9 Money Transfer Alternatives to Western Union
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In today’s increasingly globalized world, the need to transfer funds across borders while incurring minimal fees is becoming a requirement for most businesses and people. Historically, a money transfer was conducted using a service like Western Union (NYSE:WU) which is rife with fees. Even if you just try to move currencies between two banks, you’ll see how bad the fees can get. First, you’ll pay a transfer fee, then you’ll have your money converted using some ridiculous exchange rate. When you call your bank and complain, John in Mumbai will tell you they use “spot rates”. Of course, you’re sitting there looking at a Bloomberg terminal and you can easily see that what you are being quoted is nowhere even close to a spot rate. Even Paypal is guilty of this, though they do tell you that “this rate includes our currency conversion spread”. Here’s the rate we get for the Canadian dollar (CAD) eh:
Then we log into our trusty Interactive Brokers account to see where spot rates are actually trading at the exact same time:
As you can see, the only way to properly convert currencies is to open an account with Interactive Brokers and do it yourself. The alternative, of course, is to pay the difference between PayPal’s quoted exchange rate for CAD and Interactive Brokers’s spot rate plus a fee on top of that. A company called Western Union (NYSE:WU) has managed to create a $9 billion business out of collecting such fees, but now a whole slew of money transfer fintech startups are looking to get a piece of the action. Here are 9 of them.
Founded in 2010, London startup WorldRemit has taken in $147.66 million in 7 rounds of funding to build a money transfer service that lets customers in 50 countries send money to people in 140+ different countries with four receiving options – Mobile Money, Bank Transfer, Cash Pickup, and Mobile Airtime Top-up. The free app can be downloaded from both iOS and Android platforms where their “low fees and exchange rates are shown upfront“. Really? How nice of them. Here’s what we were quoted to send our Canadian MBA a benjamin to buy fries and gravy with:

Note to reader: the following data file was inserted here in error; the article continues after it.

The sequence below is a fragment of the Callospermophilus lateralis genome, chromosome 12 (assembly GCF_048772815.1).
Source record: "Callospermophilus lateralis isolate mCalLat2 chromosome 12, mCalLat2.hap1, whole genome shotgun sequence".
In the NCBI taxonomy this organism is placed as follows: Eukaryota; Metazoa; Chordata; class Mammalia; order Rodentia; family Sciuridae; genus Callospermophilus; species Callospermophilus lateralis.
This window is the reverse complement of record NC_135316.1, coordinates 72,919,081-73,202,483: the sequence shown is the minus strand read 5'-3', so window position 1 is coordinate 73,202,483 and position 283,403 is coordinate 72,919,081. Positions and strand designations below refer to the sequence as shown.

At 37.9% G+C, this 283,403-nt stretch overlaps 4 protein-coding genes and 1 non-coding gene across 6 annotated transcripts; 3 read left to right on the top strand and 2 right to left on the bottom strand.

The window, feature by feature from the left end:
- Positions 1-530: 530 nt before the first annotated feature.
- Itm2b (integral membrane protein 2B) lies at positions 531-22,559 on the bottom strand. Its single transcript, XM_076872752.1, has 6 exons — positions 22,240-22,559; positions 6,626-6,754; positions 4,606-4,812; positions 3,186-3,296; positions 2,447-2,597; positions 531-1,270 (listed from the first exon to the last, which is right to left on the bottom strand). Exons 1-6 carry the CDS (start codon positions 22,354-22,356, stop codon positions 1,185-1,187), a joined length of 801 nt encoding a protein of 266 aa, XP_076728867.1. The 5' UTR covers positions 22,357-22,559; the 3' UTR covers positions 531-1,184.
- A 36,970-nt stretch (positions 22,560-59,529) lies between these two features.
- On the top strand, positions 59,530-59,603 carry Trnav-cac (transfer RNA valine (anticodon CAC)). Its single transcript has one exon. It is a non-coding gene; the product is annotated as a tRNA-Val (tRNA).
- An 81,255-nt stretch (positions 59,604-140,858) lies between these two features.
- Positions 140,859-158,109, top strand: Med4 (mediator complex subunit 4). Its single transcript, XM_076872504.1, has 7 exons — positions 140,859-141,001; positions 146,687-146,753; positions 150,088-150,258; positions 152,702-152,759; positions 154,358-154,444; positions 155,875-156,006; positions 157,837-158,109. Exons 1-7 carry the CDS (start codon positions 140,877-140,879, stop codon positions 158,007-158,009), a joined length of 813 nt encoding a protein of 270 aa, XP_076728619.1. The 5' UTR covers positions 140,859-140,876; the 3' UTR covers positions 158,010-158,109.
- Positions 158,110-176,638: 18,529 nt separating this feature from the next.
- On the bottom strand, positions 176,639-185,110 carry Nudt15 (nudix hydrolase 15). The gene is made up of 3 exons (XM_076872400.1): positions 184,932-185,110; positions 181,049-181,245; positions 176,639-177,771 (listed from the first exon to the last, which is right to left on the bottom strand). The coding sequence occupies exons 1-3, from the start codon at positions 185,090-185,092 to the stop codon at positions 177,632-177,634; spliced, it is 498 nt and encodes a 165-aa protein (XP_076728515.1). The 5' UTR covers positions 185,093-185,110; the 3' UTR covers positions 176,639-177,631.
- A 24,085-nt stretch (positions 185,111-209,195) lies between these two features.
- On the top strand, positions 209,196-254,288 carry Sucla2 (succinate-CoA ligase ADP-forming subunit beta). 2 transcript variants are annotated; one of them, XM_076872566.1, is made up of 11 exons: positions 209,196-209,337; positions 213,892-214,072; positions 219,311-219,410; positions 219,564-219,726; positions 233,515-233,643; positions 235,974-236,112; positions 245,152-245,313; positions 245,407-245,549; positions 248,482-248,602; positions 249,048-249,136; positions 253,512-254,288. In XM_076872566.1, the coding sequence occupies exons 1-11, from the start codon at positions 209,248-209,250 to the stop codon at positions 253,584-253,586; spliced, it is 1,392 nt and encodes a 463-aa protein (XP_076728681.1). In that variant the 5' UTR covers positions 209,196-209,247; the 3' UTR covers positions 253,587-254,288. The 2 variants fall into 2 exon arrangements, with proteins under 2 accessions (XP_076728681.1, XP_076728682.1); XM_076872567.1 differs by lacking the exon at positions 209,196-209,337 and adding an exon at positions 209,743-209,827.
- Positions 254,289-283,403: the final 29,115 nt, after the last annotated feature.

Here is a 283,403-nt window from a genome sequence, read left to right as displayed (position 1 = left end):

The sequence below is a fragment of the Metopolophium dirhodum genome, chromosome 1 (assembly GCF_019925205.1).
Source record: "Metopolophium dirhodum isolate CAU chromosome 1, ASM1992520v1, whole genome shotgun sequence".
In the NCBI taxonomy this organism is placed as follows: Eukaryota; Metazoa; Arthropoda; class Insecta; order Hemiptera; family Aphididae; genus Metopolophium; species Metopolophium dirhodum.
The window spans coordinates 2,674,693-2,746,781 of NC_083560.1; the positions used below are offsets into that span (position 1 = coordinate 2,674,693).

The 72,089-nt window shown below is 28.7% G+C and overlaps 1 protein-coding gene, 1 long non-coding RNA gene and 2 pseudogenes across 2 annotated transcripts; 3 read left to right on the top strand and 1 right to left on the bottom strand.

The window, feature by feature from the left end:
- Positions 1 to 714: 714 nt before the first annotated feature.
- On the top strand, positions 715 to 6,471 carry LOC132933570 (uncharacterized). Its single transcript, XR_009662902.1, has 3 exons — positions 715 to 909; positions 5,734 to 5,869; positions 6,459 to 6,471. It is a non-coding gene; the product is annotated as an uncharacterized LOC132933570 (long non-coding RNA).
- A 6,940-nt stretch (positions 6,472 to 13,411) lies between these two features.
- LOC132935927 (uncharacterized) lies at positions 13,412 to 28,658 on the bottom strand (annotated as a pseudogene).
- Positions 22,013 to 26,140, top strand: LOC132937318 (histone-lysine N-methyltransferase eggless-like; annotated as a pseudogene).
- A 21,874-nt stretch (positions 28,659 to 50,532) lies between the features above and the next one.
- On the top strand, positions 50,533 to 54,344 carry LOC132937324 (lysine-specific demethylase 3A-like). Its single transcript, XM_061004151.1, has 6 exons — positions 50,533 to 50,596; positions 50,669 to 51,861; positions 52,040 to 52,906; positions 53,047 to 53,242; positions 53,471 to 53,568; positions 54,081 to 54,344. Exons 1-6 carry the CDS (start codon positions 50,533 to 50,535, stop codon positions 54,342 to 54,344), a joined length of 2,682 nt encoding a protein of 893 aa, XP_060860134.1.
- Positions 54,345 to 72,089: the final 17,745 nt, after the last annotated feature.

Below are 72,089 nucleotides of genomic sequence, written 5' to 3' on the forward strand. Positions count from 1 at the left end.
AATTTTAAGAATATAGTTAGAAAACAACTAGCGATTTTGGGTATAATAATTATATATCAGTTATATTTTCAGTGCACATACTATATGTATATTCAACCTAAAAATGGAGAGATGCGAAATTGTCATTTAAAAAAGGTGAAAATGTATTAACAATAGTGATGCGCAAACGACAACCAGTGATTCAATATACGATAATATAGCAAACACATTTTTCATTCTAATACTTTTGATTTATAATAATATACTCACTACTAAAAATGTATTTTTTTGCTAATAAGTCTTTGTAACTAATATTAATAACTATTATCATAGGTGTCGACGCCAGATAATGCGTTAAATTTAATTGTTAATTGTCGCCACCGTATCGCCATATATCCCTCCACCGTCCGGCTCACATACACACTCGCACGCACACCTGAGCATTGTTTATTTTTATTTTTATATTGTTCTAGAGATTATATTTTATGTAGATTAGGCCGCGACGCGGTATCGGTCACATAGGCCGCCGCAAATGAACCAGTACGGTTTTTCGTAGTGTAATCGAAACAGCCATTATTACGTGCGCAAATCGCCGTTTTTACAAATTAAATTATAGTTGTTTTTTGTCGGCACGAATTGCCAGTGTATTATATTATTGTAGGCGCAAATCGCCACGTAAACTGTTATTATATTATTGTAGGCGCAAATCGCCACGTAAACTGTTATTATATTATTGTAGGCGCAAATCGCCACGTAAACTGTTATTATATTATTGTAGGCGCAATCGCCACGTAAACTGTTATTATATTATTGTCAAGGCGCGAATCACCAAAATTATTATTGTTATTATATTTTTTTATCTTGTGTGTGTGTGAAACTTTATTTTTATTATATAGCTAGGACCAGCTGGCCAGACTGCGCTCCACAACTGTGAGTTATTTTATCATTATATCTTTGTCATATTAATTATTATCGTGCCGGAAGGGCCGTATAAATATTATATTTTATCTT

Just about $4 in fees hurts, but at least the exchange rate is more in line with what we are expecting.
Update 06/03/2019: WorldRemit has raised $175 million in Series D funding to help users send money to contacts in emerging markets. This brings the company’s total funding to $407.7 million to date.
Founded in 2010, TransferWise is another London-based payments startup that has taken in $116.37 million in 6 rounds of funding from investors that include Andreessen Horowitz and Richard Branson. The company aims to provide seamless money transfers internationally while only charging 1% of the converted amount with a conversion rate following real-time mid-market exchange rates. We tested this out and it worked so well we could kiss someone, anyone, everyone over at TransferWise:
Well done people. You actually used spot rates and you charged a reasonable fee. You should also be commended for your transparency, the simplicity of your business model, and the reasonable fees. Winners, all of you.
Founded in 2011, Seattle based startup Remitly has taken in $100 million in 8 rounds of funding from investors like Jeff Bezos of Amazon, Paul Allen of Microsoft, and the Draper Fisher Jurvetson lot. Their mobile payments service allows for person-to-person international money transfers from the US, Canada, and the UK to 10 different countries. We decided to send one of our Mexican MBAs 100 bones to spend on tacos and tequila: